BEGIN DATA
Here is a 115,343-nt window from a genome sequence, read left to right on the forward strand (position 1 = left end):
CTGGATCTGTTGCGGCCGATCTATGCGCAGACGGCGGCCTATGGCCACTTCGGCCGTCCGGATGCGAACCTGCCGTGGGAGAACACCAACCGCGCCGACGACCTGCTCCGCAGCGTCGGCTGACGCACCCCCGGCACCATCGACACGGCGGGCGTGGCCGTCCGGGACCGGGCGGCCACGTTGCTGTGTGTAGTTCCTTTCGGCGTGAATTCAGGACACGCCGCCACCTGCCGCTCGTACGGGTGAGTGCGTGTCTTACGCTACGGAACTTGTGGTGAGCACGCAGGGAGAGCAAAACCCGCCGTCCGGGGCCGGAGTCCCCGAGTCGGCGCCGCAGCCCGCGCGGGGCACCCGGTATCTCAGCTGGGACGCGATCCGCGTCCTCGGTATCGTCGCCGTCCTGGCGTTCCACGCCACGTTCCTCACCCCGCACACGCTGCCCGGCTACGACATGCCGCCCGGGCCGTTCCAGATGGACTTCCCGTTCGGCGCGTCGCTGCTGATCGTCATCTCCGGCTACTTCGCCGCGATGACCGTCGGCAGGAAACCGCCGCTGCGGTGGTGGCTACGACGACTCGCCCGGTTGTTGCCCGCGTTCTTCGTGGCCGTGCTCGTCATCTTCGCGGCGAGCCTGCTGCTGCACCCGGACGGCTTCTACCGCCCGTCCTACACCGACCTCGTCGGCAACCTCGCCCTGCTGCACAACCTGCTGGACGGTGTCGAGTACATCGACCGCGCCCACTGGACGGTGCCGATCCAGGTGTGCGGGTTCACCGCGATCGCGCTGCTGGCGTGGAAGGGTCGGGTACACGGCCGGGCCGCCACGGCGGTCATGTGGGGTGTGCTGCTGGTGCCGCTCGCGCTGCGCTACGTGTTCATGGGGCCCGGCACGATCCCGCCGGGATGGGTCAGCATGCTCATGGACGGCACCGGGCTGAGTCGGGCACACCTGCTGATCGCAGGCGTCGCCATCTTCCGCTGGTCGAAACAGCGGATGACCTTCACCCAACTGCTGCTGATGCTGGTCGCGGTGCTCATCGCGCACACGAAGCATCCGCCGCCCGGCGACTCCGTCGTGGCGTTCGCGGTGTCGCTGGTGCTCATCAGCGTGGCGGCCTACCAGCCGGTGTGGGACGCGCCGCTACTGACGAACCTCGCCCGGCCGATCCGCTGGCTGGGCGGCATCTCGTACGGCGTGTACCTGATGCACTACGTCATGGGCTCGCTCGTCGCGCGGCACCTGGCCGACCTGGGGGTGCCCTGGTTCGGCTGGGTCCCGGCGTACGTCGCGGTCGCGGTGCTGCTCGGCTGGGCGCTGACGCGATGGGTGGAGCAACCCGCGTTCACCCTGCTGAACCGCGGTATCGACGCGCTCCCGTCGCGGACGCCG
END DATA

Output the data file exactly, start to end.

Here is a 115,343-nt window from a genome sequence, read left to right on the forward strand (position 1 = left end):
CTGGATCTGTTGCGGCCGATCTATGCGCAGACGGCGGCCTATGGCCACTTCGGCCGTCCGGATGCGAACCTGCCGTGGGAGAACACCAACCGCGCCGACGACCTGCTCCGCAGCGTCGGCTGACGCACCCCCGGCACCATCGACACGGCGGGCGTGGCCGTCCGGGACCGGGCGGCCACGTTGCTGTGTGTAGTTCCTTTCGGCGTGAATTCAGGACACGCCGCCACCTGCCGCTCGTACGGGTGAGTGCGTGTCTTACGCTACGGAACTTGTGGTGAGCACGCAGGGAGAGCAAAACCCGCCGTCCGGGGCCGGAGTCCCCGAGTCGGCGCCGCAGCCCGCGCGGGGCACCCGGTATCTCAGCTGGGACGCGATCCGCGTCCTCGGTATCGTCGCCGTCCTGGCGTTCCACGCCACGTTCCTCACCCCGCACACGCTGCCCGGCTACGACATGCCGCCCGGGCCGTTCCAGATGGACTTCCCGTTCGGCGCGTCGCTGCTGATCGTCATCTCCGGCTACTTCGCCGCGATGACCGTCGGCAGGAAACCGCCGCTGCGGTGGTGGCTACGACGACTCGCCCGGTTGTTGCCCGCGTTCTTCGTGGCCGTGCTCGTCATCTTCGCGGCGAGCCTGCTGCTGCACCCGGACGGCTTCTACCGCCCGTCCTACACCGACCTCGTCGGCAACCTCGCCCTGCTGCACAACCTGCTGGACGGTGTCGAGTACATCGACCGCGCCCACTGGACGGTGCCGATCCAGGTGTGCGGGTTCACCGCGATCGCGCTGCTGGCGTGGAAGGGTCGGGTACACGGCCGGGCCGCCACGGCGGTCATGTGGGGTGTGCTGCTGGTGCCGCTCGCGCTGCGCTACGTGTTCATGGGGCCCGGCACGATCCCGCCGGGATGGGTCAGCATGCTCATGGACGGCACCGGGCTGAGTCGGGCACACCTGCTGATCGCAGGCGTCGCCATCTTCCGCTGGTCGAAACAGCGGATGACCTTCACCCAACTGCTGCTGATGCTGGTCGCGGTGCTCATCGCGCACACGAAGCATCCGCCGCCCGGCGACTCCGTCGTGGCGTTCGCGGTGTCGCTGGTGCTCATCAGCGTGGCGGCCTACCAGCCGGTGTGGGACGCGCCGCTACTGACGAACCTCGCCCGGCCGATCCGCTGGCTGGGCGGCATCTCGTACGGCGTGTACCTGATGCACTACGTCATGGGCTCGCTCGTCGCGCGGCACCTGGCCGACCTGGGGGTGCCCTGGTTCGGCTGGGTCCCGGCGTACGTCGCGGTCGCGGTGCTGCTCGGCTGGGCGCTGACGCGATGGGTGGAGCAACCCGCGTTCACCCTGCTGAACCGCGGTATCGACGCGCTCCCGTCGCGGACGCCG